Re: Mixing Fortran and C (123 Views)
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Occasional Contributor
Carola Bloemer_1
Posts: 2
Registered: ‎09-21-2000
Message 1 of 3 (123 Views)
Accepted Solution

Mixing Fortran and C

I have a program code mixing Fortran77 and C. I can compile each source file to an o-file using the aCC and Fortran 90 compiler but the linking of the program fails.

Here the code:

>>>>>>>>>> main.c: <<<<<<<<<<
#include
int main(unsigned int argc,char **argv)
{
extern void halloc(void);
extern void hallof(void);
/* c calls fortran: */
hallof();
/* c calls c: */
halloc();
}
void halloc(void){ printf("hallo cn"); }

>>>>>>>>>> help.f: <<<<<<<<<<
subroutine hallof
print *,"HALLO F"
C.....fortran calls c:
call halloc()
return
end
--------------------------------------------

I tried different ways to compile this test-program. Reading the online-manuals I discover the tip to link with "-lisamstub". This has no effect. Here how I tried to compile and link the program:
----------------------------------------------
f90 -c help.f
aCC -c main.o
aCC -o test main.o help.f -lisamstub
----------------------------------------------
Can anybody help me solving this problem?

Thanking you in advance.
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Honored Contributor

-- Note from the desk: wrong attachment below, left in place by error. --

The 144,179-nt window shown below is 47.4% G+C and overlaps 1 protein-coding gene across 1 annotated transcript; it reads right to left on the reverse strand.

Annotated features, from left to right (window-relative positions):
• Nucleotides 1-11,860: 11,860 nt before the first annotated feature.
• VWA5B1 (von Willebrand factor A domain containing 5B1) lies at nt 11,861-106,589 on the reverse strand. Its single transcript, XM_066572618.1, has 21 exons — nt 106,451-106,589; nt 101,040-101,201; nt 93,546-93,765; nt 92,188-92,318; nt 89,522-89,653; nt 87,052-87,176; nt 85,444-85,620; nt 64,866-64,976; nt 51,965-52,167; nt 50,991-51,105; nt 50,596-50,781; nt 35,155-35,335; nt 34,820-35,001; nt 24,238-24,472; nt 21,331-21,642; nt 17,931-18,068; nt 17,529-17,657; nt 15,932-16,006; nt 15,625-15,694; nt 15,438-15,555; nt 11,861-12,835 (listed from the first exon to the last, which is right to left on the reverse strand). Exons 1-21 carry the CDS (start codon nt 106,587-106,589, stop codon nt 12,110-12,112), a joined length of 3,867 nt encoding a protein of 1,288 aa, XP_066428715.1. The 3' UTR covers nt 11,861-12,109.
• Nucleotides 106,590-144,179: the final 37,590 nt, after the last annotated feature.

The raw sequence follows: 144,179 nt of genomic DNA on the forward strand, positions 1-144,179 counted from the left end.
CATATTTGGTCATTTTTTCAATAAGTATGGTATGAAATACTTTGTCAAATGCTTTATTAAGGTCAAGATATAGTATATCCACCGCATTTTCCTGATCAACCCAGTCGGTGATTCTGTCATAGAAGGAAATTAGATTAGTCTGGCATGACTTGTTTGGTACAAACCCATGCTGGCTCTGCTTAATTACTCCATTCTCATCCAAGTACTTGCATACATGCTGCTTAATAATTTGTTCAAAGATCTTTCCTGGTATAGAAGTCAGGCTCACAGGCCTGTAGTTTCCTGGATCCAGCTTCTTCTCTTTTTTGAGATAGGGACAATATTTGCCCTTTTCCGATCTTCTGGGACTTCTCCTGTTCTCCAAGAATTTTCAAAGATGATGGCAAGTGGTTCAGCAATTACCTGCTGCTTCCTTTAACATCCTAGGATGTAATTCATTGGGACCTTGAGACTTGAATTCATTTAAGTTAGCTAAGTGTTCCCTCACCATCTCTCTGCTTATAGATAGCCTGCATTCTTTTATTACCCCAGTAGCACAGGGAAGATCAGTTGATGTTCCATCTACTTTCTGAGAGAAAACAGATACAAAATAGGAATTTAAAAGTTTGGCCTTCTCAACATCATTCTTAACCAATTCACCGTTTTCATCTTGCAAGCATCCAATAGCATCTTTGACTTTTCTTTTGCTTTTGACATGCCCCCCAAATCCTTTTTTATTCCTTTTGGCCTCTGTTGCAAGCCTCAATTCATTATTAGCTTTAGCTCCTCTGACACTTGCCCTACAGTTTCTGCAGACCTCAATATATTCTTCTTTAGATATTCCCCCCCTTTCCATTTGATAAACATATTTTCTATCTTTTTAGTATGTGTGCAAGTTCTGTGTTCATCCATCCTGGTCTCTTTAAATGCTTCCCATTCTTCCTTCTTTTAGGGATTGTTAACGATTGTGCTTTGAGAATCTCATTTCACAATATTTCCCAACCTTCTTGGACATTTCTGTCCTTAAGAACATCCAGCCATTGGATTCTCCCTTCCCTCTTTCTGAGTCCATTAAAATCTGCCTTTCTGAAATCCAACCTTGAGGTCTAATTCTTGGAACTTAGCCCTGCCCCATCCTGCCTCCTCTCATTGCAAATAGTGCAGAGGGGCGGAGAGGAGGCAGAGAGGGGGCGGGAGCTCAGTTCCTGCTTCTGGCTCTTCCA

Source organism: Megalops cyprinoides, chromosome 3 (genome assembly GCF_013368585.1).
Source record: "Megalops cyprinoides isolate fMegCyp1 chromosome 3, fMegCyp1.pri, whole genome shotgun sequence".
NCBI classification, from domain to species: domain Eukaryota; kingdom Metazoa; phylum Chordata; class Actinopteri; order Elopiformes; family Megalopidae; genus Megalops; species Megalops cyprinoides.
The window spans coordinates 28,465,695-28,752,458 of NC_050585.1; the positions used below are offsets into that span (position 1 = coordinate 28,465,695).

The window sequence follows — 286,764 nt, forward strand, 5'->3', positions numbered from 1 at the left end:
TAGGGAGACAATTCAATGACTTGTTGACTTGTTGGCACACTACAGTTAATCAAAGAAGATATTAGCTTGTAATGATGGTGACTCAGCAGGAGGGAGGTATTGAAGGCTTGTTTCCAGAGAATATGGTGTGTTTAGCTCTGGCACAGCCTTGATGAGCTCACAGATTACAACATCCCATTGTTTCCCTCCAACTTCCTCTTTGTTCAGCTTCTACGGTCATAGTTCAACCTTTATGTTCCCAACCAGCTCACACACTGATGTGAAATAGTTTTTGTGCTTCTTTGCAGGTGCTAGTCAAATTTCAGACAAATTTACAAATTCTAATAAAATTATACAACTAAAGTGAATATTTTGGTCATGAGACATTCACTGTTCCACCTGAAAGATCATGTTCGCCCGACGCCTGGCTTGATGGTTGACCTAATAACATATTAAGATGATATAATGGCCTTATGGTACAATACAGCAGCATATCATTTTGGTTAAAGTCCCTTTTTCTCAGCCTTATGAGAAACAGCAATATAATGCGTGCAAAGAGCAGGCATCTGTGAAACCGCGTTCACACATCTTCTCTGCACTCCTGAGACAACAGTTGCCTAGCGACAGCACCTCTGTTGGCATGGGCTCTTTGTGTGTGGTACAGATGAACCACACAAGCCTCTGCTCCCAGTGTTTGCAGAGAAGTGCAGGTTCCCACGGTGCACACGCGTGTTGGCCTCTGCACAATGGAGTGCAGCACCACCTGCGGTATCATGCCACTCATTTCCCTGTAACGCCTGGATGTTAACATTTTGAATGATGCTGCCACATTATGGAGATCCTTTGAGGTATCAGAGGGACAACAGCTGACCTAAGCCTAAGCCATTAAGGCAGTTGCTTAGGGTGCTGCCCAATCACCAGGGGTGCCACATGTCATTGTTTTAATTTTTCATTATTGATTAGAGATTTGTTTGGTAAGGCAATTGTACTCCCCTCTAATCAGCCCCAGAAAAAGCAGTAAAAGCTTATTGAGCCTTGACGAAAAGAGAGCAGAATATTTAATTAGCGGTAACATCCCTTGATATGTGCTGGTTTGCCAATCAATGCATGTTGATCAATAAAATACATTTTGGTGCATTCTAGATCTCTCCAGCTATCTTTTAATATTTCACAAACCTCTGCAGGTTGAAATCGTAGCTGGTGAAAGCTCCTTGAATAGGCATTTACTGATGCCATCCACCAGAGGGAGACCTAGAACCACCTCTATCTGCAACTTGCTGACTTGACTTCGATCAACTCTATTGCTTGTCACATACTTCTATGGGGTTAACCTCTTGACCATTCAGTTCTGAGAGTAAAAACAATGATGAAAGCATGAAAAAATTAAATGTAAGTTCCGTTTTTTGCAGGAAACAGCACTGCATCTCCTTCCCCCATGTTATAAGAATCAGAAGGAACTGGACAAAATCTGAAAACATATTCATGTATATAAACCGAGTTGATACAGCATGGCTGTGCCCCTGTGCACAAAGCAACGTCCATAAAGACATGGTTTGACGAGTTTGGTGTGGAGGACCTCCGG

Stefan Farrelly
Posts: 3,910
Registered: ‎10-23-1996
Message 2 of 3 (123 Views)

Re: Mixing Fortran and C


You havent specificed the error you get when trying to link it. Can you ?

Meanwhile you could try;
aCC -o test main.o help.f -l:isamstub

Im from Palmerston North, New Zealand, but somehow ended up in London...
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Valued Contributor
Andy Bennett
Posts: 22
Registered: ‎10-24-1999
Message 3 of 3 (123 Views)

Re: Mixing Fortran and C

The problem with is that you've switched from using a C compiler (cc) to a C++ one (aCC). If you have no genuine C++ code it is probably unecessary to switch this compiler since cc is still a fully supported and current product. Your unresolved symbols should vanish by doing this alone. You may need libraries "-lF90 -lcl" in your link line to support the additional f90 runtime functions if your fortran code makes use of it.

The problem is caused by C++ mangling the real function names when it constructs code. By performing an "nm main.o" we can see what ld is really looking for:

halloc__Fv | 68|extern|entry |$CODE$
hallof__Fv | |undef |code |

As you can see, aCC has attached an "_Fv" denoting a (void) argument list. If you wish to use the functions as if they were C, you must 'extern "C"' them.

That is:

<< main.c >>

#include

extern "C" void halloc(void);
extern "C" void hallof(void);

int main(unsigned int argc,char **argv)
{
/* c calls fortran: */
hallof();
/* c calls c: */
halloc();
}

void halloc(void){ printf("hallo cn"); }

$ f90 -c help.f
help.f
external subroutine HALLOF

6 Lines Compiled
$ aCC -c main.c
$ aCC -o test main.o help.o
$ ./test
HALLO F
hallo cnhallo cn$

For more about this, please see the "Mixing C++ with Other Languages" section of the aCC online programmers guide (run "aCC +help").
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